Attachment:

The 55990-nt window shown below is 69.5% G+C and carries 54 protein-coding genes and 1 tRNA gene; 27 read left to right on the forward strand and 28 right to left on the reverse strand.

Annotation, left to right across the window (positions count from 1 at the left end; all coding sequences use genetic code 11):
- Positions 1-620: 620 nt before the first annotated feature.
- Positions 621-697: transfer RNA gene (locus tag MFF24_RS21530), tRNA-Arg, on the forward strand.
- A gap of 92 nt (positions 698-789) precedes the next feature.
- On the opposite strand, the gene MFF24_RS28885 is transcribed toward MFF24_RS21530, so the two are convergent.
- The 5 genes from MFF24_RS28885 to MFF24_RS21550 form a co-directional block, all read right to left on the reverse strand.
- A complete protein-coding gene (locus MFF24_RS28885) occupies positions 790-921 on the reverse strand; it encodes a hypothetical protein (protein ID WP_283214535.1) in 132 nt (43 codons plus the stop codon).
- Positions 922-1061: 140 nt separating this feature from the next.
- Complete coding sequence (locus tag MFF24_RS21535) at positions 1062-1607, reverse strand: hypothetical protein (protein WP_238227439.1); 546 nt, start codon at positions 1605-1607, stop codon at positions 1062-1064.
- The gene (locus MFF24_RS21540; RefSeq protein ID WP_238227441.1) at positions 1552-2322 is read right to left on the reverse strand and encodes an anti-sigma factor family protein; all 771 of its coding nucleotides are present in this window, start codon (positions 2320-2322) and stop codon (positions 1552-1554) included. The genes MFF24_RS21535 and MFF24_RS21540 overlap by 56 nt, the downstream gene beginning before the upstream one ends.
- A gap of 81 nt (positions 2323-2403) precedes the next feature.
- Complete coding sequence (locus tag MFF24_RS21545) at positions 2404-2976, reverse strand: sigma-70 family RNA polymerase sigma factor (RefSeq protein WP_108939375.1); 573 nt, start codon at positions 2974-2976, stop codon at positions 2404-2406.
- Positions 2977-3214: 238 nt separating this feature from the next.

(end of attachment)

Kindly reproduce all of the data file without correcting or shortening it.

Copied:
The 55990-nt window shown below is 69.5% G+C and carries 54 protein-coding genes and 1 tRNA gene; 27 read left to right on the forward strand and 28 right to left on the reverse strand.

Annotation, left to right across the window (positions count from 1 at the left end; all coding sequences use genetic code 11):
- Positions 1-620: 620 nt before the first annotated feature.
- Positions 621-697: transfer RNA gene (locus tag MFF24_RS21530), tRNA-Arg, on the forward strand.
- A gap of 92 nt (positions 698-789) precedes the next feature.
- On the opposite strand, the gene MFF24_RS28885 is transcribed toward MFF24_RS21530, so the two are convergent.
- The 5 genes from MFF24_RS28885 to MFF24_RS21550 form a co-directional block, all read right to left on the reverse strand.
- A complete protein-coding gene (locus MFF24_RS28885) occupies positions 790-921 on the reverse strand; it encodes a hypothetical protein (protein ID WP_283214535.1) in 132 nt (43 codons plus the stop codon).
- Positions 922-1061: 140 nt separating this feature from the next.
- Complete coding sequence (locus tag MFF24_RS21535) at positions 1062-1607, reverse strand: hypothetical protein (protein WP_238227439.1); 546 nt, start codon at positions 1605-1607, stop codon at positions 1062-1064.
- The gene (locus MFF24_RS21540; RefSeq protein ID WP_238227441.1) at positions 1552-2322 is read right to left on the reverse strand and encodes an anti-sigma factor family protein; all 771 of its coding nucleotides are present in this window, start codon (positions 2320-2322) and stop codon (positions 1552-1554) included. The genes MFF24_RS21535 and MFF24_RS21540 overlap by 56 nt, the downstream gene beginning before the upstream one ends.
- A gap of 81 nt (positions 2323-2403) precedes the next feature.
- Complete coding sequence (locus tag MFF24_RS21545) at positions 2404-2976, reverse strand: sigma-70 family RNA polymerase sigma factor (RefSeq protein WP_108939375.1); 573 nt, start codon at positions 2974-2976, stop codon at positions 2404-2406.
- Positions 2977-3214: 238 nt separating this feature from the next.